However, he started out with a few of advantages, plus he devised a very nice tournament strategy which he milked to perfection.



* Born in 1947 he was only 61, making him a spring chicken compared to many of the other competitors.

* He always played a lot of serious chess, so he arrived at the event ready to hunt bear (while many of his opponents were rusty!).

* He is one of the strongest Western shogi players. Since shogi heavily relies on tactics, LK’s brain was tactics ready!

* He is an expert in the field of computer chess. This led to him writing the opening books for several different world-class programs, which meant he was up to the second in modern opening theory.



I’m sure he fully understood the problem of fatigue. And his “fix” for this disease was as follows: Play modern, sharp, cutting edge openings. This would give him more chances of wiping out the lower rated opponents, thus conserving energy. Yes, at times he would have to grind away in quiet positions, but proper opening choices would (with a bit of luck) keep this to a minimum.

Some might be surprised by my use of the word “luck” in chess. Before explaining, let me share an old chess saying: “The guy that won the tournament was lucky, but the guy who came in second played well.”

The meaning is clear. To win a big event, a number of fortuitous things will have to occur. Simply put, all his advantages and strategy doesn’t guarantee anything. He would need some luck if he was going to pull a tournament victory out of his hat. However, without those advantages, and without his very wise strategy, his chances of victory would have been very low.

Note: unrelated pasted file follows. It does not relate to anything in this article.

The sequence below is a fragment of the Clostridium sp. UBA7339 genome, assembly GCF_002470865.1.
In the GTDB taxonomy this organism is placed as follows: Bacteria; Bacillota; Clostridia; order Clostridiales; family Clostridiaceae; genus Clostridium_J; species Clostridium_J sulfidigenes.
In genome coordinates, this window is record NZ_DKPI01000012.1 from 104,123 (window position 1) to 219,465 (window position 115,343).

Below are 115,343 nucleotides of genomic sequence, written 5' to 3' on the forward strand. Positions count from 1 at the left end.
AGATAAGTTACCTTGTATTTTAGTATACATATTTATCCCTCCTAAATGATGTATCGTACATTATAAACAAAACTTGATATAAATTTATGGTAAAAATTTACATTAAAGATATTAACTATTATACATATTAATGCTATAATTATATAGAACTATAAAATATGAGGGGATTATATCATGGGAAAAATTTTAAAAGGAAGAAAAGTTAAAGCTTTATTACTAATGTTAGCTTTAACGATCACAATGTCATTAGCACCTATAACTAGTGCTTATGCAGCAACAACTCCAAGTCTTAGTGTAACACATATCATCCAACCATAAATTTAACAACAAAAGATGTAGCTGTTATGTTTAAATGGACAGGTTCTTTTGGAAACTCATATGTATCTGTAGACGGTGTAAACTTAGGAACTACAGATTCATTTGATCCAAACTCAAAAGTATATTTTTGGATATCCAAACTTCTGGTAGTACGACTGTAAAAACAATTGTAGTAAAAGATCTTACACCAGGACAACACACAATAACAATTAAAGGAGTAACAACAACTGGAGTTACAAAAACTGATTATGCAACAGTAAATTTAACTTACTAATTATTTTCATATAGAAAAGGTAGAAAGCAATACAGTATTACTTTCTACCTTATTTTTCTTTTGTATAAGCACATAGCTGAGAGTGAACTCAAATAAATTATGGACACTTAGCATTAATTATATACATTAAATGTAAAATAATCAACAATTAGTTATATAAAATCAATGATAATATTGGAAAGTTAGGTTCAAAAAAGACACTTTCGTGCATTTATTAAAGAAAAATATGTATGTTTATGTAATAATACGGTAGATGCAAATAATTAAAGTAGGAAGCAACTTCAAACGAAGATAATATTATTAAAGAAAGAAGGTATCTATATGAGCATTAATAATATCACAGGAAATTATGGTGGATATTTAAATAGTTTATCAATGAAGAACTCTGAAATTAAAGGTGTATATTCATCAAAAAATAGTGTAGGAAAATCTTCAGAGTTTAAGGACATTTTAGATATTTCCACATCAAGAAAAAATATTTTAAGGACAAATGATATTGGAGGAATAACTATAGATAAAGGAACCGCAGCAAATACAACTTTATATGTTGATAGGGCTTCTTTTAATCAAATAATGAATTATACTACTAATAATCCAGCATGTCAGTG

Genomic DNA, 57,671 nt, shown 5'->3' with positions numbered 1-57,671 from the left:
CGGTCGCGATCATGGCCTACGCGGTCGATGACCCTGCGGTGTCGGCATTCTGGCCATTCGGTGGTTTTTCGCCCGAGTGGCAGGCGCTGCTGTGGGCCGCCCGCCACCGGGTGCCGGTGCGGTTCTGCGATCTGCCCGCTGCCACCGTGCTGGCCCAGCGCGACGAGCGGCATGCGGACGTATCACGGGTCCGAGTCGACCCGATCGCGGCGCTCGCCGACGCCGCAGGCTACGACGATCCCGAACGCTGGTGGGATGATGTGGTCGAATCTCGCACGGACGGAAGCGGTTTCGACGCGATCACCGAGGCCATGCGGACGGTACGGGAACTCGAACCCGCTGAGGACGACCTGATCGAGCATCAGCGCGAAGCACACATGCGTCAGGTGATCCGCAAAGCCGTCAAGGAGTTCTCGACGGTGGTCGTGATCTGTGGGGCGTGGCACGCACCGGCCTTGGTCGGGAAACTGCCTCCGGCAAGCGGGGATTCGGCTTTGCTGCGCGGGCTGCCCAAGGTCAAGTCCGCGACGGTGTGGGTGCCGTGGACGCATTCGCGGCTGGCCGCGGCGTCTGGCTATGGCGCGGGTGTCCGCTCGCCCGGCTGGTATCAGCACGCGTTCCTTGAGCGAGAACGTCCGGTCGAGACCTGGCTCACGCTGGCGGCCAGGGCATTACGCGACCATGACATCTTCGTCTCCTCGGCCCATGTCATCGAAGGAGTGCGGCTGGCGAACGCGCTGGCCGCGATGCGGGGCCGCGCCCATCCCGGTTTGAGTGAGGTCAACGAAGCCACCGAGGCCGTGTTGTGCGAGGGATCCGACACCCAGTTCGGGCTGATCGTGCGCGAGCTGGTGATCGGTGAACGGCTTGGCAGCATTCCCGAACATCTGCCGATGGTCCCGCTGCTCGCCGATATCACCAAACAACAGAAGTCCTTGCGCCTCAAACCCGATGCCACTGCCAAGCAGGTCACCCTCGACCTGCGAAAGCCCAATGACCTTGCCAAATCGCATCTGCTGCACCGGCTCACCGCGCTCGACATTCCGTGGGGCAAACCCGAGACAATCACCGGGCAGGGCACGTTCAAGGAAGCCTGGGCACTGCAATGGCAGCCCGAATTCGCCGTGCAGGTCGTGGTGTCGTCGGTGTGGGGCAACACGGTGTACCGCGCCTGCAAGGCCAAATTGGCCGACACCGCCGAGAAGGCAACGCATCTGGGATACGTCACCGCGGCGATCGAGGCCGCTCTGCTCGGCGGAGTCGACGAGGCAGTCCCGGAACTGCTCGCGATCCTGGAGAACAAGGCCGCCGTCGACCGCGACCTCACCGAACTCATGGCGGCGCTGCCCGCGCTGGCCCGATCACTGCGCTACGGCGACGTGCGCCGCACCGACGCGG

LK mixed all of the above with great sporting form (another intangible – you never know if you will or won’t “have it” at any given time) to take the 2008 World Senior Championship and earn his grandmaster title. Brilliant play and a brilliant result! Below are examples of his play from both the 2008 and 2009 events.

Incredibly, Jude Acers (after seeing what happened to Mr. Feller) played the same dubious opening against him!

These two games took up minimum energy – a victory for good opening preparation! 

A recommendation to the readers: if you ever find yourself with the White pieces against Larry Kaufman, do NOT play the Wing Gambit!

Here’s an example of his opening preparation. 7.Qa4+ is Kaufman’s pet line.

Can you find Kaufman's move?

At times an opponent will play well and slow grinding can’t be avoided. Fortunately for LK, he’s skilled in this too!

How did LK punish black’s move?

LK can do everything well. Here’s a basic positional snuff, followed by a game which highlights his tactical prowess.

Finally, to win a strong event like this you have to be able to upset at least a couple favorites. Here he beats two very strong opponents, clearly demonstrating that he fully deserved the title.